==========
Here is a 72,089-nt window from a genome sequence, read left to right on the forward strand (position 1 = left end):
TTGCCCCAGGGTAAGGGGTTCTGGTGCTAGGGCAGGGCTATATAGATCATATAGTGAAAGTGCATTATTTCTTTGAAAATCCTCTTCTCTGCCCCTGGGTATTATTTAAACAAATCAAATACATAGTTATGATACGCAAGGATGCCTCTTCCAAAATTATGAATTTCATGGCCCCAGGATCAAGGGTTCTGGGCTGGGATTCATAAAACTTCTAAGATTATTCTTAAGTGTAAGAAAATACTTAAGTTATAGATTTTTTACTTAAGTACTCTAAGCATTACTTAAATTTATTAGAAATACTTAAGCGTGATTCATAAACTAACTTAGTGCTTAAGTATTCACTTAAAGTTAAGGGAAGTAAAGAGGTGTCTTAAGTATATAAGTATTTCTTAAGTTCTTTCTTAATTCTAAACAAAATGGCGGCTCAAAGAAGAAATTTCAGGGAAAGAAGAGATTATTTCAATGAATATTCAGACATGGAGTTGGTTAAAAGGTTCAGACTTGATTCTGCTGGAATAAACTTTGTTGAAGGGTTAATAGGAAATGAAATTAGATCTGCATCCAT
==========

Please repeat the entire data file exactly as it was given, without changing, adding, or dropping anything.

Here is a 72,089-nt window from a genome sequence, read left to right on the forward strand (position 1 = left end):
TTGCCCCAGGGTAAGGGGTTCTGGTGCTAGGGCAGGGCTATATAGATCATATAGTGAAAGTGCATTATTTCTTTGAAAATCCTCTTCTCTGCCCCTGGGTATTATTTAAACAAATCAAATACATAGTTATGATACGCAAGGATGCCTCTTCCAAAATTATGAATTTCATGGCCCCAGGATCAAGGGTTCTGGGCTGGGATTCATAAAACTTCTAAGATTATTCTTAAGTGTAAGAAAATACTTAAGTTATAGATTTTTTACTTAAGTACTCTAAGCATTACTTAAATTTATTAGAAATACTTAAGCGTGATTCATAAACTAACTTAGTGCTTAAGTATTCACTTAAAGTTAAGGGAAGTAAAGAGGTGTCTTAAGTATATAAGTATTTCTTAAGTTCTTTCTTAATTCTAAACAAAATGGCGGCTCAAAGAAGAAATTTCAGGGAAAGAAGAGATTATTTCAATGAATATTCAGACATGGAGTTGGTTAAAAGGTTCAGACTTGATTCTGCTGGAATAAACTTTGTTGAAGGGTTAATAGGAAATGAAATTAGATCTGCATCCAT